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George Devens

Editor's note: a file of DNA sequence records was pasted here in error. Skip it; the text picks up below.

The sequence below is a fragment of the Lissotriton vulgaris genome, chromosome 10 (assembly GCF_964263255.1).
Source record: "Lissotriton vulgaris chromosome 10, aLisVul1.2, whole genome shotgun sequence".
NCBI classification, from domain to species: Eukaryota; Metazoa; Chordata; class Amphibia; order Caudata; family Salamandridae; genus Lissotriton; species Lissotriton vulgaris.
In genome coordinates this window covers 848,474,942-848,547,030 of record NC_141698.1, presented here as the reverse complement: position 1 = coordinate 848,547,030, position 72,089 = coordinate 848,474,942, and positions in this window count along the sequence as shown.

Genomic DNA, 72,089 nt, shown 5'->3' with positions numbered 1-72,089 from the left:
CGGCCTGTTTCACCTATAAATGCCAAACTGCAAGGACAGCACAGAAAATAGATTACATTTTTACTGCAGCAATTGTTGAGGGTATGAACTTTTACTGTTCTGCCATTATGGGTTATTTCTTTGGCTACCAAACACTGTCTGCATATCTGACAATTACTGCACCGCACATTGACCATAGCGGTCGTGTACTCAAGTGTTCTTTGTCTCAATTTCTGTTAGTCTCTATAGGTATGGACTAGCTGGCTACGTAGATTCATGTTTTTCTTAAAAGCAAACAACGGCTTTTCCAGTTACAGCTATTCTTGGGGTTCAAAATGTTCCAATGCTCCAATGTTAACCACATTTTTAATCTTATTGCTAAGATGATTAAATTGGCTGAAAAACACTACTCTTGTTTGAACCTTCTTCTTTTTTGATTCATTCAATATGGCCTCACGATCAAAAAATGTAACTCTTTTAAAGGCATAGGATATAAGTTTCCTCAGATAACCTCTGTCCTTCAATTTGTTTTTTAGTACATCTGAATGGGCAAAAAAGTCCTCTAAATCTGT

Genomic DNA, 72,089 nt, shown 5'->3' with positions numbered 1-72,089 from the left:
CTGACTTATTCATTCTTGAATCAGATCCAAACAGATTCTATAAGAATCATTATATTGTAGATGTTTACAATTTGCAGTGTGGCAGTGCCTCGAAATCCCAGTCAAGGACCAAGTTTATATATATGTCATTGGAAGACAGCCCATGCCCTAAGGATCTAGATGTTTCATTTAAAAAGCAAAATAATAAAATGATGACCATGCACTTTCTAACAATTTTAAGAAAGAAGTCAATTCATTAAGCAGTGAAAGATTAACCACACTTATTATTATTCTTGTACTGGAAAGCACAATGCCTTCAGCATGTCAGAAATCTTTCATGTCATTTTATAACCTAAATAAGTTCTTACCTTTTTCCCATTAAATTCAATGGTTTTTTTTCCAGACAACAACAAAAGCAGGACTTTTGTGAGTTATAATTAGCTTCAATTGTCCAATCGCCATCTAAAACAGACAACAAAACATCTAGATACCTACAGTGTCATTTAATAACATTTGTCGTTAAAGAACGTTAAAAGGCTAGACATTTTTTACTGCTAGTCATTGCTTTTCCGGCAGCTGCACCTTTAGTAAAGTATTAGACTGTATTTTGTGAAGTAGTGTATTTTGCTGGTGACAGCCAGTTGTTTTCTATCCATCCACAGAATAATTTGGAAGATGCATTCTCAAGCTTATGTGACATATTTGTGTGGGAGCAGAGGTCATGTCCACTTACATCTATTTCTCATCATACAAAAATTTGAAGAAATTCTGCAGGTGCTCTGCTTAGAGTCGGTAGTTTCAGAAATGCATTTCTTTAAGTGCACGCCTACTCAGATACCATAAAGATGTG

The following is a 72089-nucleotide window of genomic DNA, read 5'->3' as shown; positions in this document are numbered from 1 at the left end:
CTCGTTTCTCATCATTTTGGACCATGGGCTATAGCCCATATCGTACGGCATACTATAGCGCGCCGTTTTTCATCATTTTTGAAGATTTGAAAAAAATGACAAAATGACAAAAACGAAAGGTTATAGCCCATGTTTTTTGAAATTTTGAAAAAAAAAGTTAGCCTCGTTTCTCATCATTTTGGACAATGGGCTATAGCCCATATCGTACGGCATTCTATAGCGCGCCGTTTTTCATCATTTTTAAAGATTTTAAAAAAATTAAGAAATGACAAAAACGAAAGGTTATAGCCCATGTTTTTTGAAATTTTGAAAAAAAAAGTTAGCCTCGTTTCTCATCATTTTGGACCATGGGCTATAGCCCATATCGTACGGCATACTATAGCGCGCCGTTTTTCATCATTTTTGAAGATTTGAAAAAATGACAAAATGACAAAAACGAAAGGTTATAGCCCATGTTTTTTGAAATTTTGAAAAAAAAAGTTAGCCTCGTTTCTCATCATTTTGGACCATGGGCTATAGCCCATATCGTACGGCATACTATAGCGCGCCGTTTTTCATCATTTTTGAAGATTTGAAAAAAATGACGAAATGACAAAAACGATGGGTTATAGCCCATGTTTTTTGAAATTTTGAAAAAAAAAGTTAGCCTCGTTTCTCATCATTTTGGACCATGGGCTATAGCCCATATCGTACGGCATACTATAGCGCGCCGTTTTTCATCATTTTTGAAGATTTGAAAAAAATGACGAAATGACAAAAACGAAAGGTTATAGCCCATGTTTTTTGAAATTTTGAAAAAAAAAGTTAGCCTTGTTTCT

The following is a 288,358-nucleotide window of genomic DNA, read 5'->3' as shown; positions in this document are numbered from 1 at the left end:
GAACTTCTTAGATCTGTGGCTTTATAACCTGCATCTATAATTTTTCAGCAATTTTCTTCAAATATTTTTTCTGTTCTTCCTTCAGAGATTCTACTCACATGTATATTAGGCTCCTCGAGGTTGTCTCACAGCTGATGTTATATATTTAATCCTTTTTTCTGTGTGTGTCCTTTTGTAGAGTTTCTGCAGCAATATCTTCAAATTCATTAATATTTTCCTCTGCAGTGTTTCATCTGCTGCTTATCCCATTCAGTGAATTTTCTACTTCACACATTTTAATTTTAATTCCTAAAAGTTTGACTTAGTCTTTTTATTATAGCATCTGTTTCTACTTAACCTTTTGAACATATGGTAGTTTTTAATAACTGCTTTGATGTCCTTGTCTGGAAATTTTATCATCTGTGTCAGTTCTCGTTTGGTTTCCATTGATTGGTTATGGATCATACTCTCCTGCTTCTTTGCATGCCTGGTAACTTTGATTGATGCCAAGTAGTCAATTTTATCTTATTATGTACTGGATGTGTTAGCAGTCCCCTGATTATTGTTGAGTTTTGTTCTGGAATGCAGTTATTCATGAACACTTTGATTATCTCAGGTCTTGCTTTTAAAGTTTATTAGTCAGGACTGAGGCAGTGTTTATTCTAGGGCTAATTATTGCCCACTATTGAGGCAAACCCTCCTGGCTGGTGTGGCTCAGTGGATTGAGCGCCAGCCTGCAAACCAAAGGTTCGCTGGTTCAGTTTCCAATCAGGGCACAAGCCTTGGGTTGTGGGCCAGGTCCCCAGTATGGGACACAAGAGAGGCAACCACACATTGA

George Devens will be the most widely recorded vibraphonist in music history, however, many from the tenants within the overpopulated subdivision of his discography simply involved whacking on the tambourine. This is the character from the undertaking for any studio percussionist, that is what Devens became within the middle-’50s pursuing his departure from your outfit of virtuoso pianist George Shearing. Devens began learning percussion with the original three-pronged fork of drum arranged, vibraphone, and theory. A Bronx son, Devens drummed with numerous local bands before fortunate break to getting into Shearing’s combo in 1954. This gig lasted significantly less than two years, nevertheless. By 1958 Devens’ fresh basis was as a residence musician for the CBS network, and he was also playing frequently on film soundtrack documenting sessions. All of this added up to fine area to maintain during the development of the pop documenting industry through following years, whether Devens was leaning on the vibraphone or sitting behind a conga drum. His existence on pop recordings instantly establishes a solid ’70s vibe: the cautiously, sometimes indulgently created pet projects including instrumental panoramas sometimes vastly more vibrant than the celebrities themselves, for instance Jim Croce, Neil Gemstone, and Melissa Manchester. Devens reaches his greatest when adding elegance to the currently sophisticated, such as for example R&B diva Esther Phillips. He also performed on most of the early Vehicle Morrison sides slice for the Bang! label. The percussionist’s surname is definitely treated to numerous variants in liner records: he turns up as George Devons, George Devins, etc; he in addition has been referred to as Debella Devens.

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